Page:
Sept 17

final-jur-e headline

Curtis Flowers Seeks Damage Award Against State Prosecutor & Investigators

Mr. Flowers endured six murder trials (eventually found by appellate panels to be unlawful), spending 23 years in prison, and eventually awarded compensation for wrongful conviction by a Mississippi state court.  Now, The New York Times reports Flowers is suing the prosecutor who repeatedly brought murder charges against him.  The Times provides a variety of quotes from his complaint including: “Given the absence of any solid evidence against Mr. Flowers, defendants engaged in repeated misconduct to fabricate a case that never should have been brought.”  The federal lawsuit names as defendants Doug Evans, the Montgomery County district attorney, and three investigators — John Johnson, Jack Matthews, and Wayne Miller — who worked with Evans.

A Peek at Military Jury Trials — Guantanamo Prison Readies for Trial of Khalid Sheikh Mohammed and Four Others

According to the UK’s Daily Mail, pretrial hearings began in Guantanamo on September 7 and will continue through today.  Air Force Colonel Matthew McCall is presiding over the hearings.  He is the eighth military judge to sit on the case and the fourth during the pretrial proceedings.  The latest hearing opened with the judge asking each of the defendants if they understood the guidelines for the hearing.  Each answered yes, some in English and some in their own languages. McCall then spoke about COVID-19 protocols for the hearing, saying everyone should wear a mask unless addressing the court.

Defense attorneys said they were eager to continue where they stopped in February 2019, building a case to discredit the bulk of the prosecution's evidence due to the torture they endured by the CIA.  Proceedings then began with focus on the judge's own qualifications to hear the case.  (Lawyers for both sides are allowed in a war crimes tribunal to question a new judge for possible bias.  McCall said he had worked with others on both sides in this case but had no deep links or commitments to any.)

No video or audio will be released to the public.  However, an unofficial courtroom transcript will be released a day later, and a sketch artist will be present.  The trial is also being streamed to the public at Fort Meade, Maryland.  Much of the pretrial will also focus on what evidence will be admissible, as the defense has argued information was gathered under torture.  The five suspects will each have their own defense team of attorneys assigned by the military, as well as pro-bono lawyers from the private sector and non-governmental organizations.  They will sit separately at five tables with their legal teams and interpreters and may be restrained with their ankles shackled to the floor if the judge deems necessary.  During recesses in the pretrial proceedings, the five suspects will be held in five separate holding cells by the courtroom.  Family members of some of the 2,977 people the five are accused of murdering and survivors of the terrorist attacks will watch the hearings from a sound-proof gallery, with a curtain separating them from the press.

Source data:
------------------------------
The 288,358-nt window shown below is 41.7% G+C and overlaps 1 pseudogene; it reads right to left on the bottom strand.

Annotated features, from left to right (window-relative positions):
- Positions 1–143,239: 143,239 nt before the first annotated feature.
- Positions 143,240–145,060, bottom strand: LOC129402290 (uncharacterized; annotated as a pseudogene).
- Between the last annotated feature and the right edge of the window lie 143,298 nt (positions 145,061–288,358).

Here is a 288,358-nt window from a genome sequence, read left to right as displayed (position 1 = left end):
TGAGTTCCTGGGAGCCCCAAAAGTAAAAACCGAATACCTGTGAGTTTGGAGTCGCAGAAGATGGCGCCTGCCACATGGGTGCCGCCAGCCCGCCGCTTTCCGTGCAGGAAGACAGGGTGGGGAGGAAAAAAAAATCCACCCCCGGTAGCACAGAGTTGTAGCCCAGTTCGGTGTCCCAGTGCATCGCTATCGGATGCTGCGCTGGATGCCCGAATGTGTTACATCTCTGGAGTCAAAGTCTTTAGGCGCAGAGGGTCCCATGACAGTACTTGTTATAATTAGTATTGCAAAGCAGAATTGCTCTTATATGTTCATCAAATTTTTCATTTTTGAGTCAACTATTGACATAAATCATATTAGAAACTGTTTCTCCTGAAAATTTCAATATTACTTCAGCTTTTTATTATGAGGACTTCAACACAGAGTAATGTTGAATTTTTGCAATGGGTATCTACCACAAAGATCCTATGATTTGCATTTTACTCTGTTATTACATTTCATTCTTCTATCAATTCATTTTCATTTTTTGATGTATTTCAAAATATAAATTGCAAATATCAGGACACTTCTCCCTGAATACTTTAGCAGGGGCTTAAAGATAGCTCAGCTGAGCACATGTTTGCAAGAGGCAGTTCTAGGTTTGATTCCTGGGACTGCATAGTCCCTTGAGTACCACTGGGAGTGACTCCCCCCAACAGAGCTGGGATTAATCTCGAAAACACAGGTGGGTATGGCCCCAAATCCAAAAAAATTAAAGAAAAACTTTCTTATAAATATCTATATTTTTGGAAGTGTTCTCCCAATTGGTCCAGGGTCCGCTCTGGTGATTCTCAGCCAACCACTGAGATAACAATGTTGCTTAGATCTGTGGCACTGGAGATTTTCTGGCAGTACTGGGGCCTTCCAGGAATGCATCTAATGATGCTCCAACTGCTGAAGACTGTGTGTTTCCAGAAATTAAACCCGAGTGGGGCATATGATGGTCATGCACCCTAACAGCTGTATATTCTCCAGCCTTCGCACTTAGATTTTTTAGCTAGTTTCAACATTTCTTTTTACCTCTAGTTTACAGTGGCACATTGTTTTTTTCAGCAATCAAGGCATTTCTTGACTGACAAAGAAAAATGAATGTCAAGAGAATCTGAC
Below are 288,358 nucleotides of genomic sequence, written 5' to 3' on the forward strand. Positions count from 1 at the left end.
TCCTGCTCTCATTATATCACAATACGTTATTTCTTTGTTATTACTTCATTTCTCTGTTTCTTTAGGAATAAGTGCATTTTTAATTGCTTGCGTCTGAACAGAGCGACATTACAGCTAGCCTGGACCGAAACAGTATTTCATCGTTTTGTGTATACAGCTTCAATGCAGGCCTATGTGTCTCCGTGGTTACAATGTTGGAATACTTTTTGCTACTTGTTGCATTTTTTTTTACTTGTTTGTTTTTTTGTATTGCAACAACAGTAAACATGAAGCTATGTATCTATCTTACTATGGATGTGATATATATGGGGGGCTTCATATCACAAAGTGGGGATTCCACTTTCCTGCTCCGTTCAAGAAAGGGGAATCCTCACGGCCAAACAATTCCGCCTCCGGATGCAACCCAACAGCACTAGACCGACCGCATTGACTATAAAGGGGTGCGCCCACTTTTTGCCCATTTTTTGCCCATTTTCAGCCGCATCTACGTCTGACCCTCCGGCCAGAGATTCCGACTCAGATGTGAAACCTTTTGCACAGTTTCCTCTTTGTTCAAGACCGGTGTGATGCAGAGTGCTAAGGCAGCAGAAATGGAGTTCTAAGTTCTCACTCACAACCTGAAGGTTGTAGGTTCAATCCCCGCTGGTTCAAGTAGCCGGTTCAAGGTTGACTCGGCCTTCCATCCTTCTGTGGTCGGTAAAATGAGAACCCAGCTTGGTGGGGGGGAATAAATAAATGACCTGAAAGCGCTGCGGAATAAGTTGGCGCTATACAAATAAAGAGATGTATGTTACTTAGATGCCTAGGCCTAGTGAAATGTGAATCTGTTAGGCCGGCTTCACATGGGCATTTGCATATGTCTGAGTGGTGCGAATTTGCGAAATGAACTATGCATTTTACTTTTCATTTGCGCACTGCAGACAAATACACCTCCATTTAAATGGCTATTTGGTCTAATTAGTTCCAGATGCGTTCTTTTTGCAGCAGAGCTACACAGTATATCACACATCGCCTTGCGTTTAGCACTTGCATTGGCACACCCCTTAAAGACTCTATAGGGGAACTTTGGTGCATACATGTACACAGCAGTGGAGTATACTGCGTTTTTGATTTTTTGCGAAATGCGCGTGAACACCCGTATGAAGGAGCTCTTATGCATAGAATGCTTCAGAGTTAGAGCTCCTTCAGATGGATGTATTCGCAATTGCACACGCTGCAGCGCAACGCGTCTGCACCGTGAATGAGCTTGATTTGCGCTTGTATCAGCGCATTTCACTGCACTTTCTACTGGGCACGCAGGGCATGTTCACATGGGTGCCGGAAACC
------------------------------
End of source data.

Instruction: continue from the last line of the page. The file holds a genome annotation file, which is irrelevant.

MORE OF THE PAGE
Defense attorney Alka Pradhan noted that it took the government six years to admit that the FBI took part in the CIA's torture program.  She is quoted to say, “This case wears you down.  They are withholding things that are normal procedure in court.” With scores of motions lined up to demand evidence that military prosecutors refuse to hand over, defense attorneys said the pretrial phase could easily last another year.  Additional pretrial hearings are expected to be held in November, followed by jury selection of 12 military officers in 2022 at the earliest.

In “Varsity Blues” Bribery Case, Jurors Can Hear Evidence of Defendants’ Incomes, Wealth, Spending, and Lifestyles

The first trial in the “Operation Varsity Blues” college admissions bribery scandal began this week, with the potential to expose a secretive school selection process many have long complained is rigged to favor the rich.  The Boston Herald reports U.S. District Judge Nathaniel Gorton ruled, over the objection of defendants, the prosecution can present evidence of the parents’ wealth and thereby show they were motivated “to have their children admitted to elite universities so they could maintain or improve their status in the community.”

Public Radio Journalist Experiences Deeply Stressful Jury Service – It Became a Feature Story

Emily Russell is a reporter for North Country Public Radio in the New York Adirondacks.  She recently served on a jury that heard disturbing, dark evidence in a criminal prosecution.  After the jury delivered a guilty verdict, the experience was not over for Ms. Russell.  She still struggles with the trial’s impact.  She especially points to the jury’s inability to talk about the evidence until the very end of the case as a contributing factor to her ongoing distress.  One benefit from her experience is this public radio broadcast that aired last Monday.